Cancer Prevention II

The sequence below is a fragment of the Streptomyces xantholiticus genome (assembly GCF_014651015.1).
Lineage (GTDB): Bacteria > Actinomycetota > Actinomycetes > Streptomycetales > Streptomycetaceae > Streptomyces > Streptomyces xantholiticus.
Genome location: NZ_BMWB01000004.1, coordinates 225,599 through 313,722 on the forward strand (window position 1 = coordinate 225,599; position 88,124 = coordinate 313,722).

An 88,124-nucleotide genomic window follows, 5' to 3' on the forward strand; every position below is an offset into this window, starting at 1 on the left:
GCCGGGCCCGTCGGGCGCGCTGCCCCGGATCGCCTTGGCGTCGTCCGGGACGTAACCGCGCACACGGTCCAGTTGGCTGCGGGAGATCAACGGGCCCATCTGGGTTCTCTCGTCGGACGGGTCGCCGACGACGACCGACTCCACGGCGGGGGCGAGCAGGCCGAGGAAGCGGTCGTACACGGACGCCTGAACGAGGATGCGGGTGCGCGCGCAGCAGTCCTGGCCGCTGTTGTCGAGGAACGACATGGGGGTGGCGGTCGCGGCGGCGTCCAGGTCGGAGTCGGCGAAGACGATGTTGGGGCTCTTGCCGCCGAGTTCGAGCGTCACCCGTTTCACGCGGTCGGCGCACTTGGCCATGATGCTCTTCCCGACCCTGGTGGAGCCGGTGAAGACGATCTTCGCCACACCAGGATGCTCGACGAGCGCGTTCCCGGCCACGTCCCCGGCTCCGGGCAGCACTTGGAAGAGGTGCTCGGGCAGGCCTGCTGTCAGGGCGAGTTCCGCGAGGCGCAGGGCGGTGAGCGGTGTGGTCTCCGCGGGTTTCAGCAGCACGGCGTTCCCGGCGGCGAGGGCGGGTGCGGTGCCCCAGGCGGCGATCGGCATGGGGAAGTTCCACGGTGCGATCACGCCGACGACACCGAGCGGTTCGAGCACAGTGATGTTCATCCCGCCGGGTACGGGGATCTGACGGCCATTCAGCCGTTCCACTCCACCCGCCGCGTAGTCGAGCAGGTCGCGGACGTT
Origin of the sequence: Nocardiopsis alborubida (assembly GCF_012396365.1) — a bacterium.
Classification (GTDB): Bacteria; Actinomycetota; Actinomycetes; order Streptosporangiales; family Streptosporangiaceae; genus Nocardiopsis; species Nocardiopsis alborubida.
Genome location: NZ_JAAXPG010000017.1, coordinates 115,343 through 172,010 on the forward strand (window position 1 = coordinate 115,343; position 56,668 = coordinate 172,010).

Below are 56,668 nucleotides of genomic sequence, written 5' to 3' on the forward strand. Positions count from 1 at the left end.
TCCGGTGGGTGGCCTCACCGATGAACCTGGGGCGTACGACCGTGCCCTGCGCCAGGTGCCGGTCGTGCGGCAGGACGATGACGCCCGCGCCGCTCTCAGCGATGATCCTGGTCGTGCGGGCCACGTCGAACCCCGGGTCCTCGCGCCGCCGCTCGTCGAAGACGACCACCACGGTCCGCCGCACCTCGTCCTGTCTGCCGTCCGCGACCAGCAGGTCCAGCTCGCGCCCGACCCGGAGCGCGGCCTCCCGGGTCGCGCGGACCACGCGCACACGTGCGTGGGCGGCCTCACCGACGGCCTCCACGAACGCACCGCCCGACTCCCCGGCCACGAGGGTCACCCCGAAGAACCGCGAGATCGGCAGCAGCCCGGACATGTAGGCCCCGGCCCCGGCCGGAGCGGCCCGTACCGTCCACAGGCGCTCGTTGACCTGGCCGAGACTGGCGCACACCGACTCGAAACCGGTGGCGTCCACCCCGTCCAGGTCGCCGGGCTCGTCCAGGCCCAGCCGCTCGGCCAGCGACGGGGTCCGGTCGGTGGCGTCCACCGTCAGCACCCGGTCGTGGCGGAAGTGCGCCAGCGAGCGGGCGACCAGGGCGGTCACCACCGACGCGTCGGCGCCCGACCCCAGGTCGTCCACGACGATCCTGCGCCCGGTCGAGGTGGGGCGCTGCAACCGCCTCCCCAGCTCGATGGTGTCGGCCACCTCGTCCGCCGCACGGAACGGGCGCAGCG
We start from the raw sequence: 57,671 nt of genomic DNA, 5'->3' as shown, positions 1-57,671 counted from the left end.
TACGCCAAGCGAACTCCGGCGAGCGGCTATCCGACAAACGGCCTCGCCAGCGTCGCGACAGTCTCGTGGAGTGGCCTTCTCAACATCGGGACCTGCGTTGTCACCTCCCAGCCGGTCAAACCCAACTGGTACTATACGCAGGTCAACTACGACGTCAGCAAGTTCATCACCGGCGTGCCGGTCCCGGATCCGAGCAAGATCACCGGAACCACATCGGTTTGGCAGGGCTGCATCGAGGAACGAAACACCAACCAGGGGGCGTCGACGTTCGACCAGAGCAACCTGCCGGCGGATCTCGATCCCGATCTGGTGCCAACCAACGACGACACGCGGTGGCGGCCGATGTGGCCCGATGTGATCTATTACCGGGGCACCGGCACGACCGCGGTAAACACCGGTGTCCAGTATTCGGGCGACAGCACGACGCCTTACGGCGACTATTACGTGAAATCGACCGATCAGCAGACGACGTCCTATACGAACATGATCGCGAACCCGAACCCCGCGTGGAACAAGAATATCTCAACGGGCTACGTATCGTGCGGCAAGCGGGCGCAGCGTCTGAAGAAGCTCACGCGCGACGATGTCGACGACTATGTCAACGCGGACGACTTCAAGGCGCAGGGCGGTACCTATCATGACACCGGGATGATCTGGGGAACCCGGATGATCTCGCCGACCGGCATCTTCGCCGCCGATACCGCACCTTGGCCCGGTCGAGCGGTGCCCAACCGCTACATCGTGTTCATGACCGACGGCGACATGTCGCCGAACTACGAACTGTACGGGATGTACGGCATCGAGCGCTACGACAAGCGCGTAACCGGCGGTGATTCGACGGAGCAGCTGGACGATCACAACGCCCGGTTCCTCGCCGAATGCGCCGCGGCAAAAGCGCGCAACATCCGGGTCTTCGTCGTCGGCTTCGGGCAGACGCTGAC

More than 180 participants and experts from 31 countries met for the fifth time in 10 years in St. Gallen, Switzerland for a 3-day conference to discuss important current issues of clinical cancer prevention. The meeting was again organized and co-sponsored by St. Gallen Oncology Conferences (SONK). While SONK has been extremely successful in organizing large international c- gresses on “Primary Therapy of Early Breast Cancer” as well as “Supportive Care in Cancer” for more than 20 years, the idea of promoting interdisciplinary, clinically oriented meetings on cancer prevention is a more recent and not yet generally accepted and w- comed concept in modern oncology. Since today’s medical expenses are soaring and me- cal research budgets are stagnating or even being cut, neither politicians nor industry is willing to risk an additional unpredictable channel of expenses, such as that demanded by clinical cancer prevention efforts! In Switzerland—and we fear in many other parts of the globe—some 97%–98% or even a greater percentage of health budgets is spent for curative and palliative/rehabilitative m- icine. Since a meager 2%–3% of national health budgets is for preventive medicine, even less than that proportion is specifically allocated for cancer prevention. When the money for “curing and caring” for the diseased populace runs short, there is likely not much left for partly controversial disease prevention in the (still) healthy part of the population.
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